There is probably no team in the EPL whose economics are more dependent on success on the pitch, and whose success on the pitch is more dependent on economics, than Liverpool. Compared to Arsenal, ManU and Chelsea, Liverpool are pikers. Their owners are the least wealthy. Their gate revenues are the smallest. Their shirt sponsorship is the least lucrative. Their investment in major overseas markets like Asia is the slightest. They rely on victory on the pitch, going deep in the FA Cup, and, especially, Champions League revenue more than any other team.
Since Liverpool signed Rafa Benitez as their manager before the 2004/2005 season, their net spending in the transfer market (purchases less sales) is £90.72 million. Aside from Chelsea, where money has no meaning, that is an outrageous sum. Over that same period, Manchester United has net spending of £4.3 million and Arsenal are at -£1.95 million. This has left Liverpool with no margin for error, no rainy day fund and no way to finance any future success without remaining in the top four and playing in the Champions League.
For those Liverpool fans who may quarrel with owners Tom Hicks and George Gillett, they may want to consider the degree to which those two have gambled everything on Liverpool’s football success. If they were just a couple of cynical businessmen, they would have sold Steven Gerrard, never bought Fernando Torres and operated the business much more cautiously. Instead like a fan without any skin in the game, they have given Benitez the freedom to spend their money as if they can simply print more of it down in the boiler-room at Anfield.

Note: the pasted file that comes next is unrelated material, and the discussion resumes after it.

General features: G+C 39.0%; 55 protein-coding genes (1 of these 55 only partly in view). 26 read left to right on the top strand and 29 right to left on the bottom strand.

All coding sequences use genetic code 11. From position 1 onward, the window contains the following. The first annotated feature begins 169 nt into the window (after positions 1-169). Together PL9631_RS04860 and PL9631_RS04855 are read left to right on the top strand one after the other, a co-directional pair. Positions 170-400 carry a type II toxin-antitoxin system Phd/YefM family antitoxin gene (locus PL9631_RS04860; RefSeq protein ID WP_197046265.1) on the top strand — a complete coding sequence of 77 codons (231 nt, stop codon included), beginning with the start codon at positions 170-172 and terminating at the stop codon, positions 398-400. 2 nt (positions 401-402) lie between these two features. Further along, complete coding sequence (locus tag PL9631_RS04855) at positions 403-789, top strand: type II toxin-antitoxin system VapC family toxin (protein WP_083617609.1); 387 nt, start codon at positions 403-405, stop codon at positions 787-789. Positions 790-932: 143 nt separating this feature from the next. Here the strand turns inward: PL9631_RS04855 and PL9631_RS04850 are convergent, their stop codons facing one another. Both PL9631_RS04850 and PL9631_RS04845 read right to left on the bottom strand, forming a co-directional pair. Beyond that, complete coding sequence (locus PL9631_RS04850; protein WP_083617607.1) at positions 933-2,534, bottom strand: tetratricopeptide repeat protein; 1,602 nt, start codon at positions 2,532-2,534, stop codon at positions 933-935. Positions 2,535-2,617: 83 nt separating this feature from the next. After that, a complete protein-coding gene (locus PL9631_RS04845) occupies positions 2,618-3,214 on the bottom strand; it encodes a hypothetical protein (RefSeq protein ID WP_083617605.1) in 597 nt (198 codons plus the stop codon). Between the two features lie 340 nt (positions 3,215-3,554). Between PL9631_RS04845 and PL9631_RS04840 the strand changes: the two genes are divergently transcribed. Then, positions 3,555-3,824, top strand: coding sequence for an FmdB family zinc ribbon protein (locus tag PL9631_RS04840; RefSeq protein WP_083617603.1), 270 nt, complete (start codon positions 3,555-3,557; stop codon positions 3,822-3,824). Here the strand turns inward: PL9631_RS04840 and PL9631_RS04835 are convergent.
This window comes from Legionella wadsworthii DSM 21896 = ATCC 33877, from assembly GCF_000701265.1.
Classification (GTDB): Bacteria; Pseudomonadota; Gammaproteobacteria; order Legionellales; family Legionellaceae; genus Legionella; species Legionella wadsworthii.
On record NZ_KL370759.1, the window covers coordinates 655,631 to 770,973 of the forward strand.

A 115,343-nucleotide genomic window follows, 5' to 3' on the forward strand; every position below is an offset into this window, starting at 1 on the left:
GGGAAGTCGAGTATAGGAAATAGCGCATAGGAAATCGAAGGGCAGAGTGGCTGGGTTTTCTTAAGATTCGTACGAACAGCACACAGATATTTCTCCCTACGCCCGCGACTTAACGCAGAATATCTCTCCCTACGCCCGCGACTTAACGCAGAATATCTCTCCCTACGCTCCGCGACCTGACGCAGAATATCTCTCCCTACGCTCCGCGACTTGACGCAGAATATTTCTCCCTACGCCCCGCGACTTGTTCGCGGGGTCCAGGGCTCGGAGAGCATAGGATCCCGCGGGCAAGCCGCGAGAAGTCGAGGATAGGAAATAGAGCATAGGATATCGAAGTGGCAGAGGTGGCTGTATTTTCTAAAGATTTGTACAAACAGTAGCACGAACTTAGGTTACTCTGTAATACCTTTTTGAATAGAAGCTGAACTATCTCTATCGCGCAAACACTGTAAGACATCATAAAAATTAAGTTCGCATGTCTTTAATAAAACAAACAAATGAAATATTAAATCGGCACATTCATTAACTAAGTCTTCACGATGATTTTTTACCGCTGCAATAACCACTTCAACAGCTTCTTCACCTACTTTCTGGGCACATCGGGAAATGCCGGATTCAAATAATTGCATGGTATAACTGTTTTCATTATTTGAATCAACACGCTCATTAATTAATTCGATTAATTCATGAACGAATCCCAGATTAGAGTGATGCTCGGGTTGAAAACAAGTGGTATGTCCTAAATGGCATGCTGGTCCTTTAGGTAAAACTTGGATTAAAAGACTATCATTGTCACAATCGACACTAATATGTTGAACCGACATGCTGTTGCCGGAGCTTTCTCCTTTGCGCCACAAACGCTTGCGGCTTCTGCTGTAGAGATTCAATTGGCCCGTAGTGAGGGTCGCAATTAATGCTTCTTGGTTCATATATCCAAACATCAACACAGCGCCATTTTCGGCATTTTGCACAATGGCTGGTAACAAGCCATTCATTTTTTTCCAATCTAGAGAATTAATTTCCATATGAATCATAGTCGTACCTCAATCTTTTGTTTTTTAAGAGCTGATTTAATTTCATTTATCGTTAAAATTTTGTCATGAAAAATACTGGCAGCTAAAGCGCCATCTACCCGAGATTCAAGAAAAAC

That is all well and good if Liverpool are wining. And up until this season, the victories on the pitch have kept the ship afloat. However, having already bounced out of the Champions League in group play, and looking up at the league table and seeing six teams ahead of them, Liverpool may soon be staring into the abyss. Economically, there may be no way to keep this team together, let alone acquire new players, unless they are playing in the Champions League next year.
If they are not playing in the Champions league next year, all sorts of unthinkable issues begin to pop up. Without that critical revenue stream, can they acquire new players, including desperately needed cover for Torres and a replacement for the creaking Jamie Carragher? If they are not playing in Europe, will Torres want to move to a better positioned club? Will Steven Gerrard decide that, if he ever wants to add an EPL Champions medal to his collection, he will have to do that in blue rather than red? To avoid these very dark questions, finishing in the top four is mandatory.
Unfortunately for Liverpool, the winter and spring fixtures look more challenging than the fall has been. In playing the six teams ahead of them on the table, they have gone 1-1-4 so far, even though four of those six games were at Anfield. For the balance of the season, they will have to face those six teams again including trips to the Emirates, Old Trafford, Villa Park and City of Manchester Stadium.
With a thin squad that is an injury to Gerrard or Torres away from being simply feeble, a difficult run-in to the end of the season and rumors of dressing room discontent starting to surface, this is becoming the annus horribilis for Liverpool. Unless the results begin to dramatically improve, it could be the beginning of an even worse decade.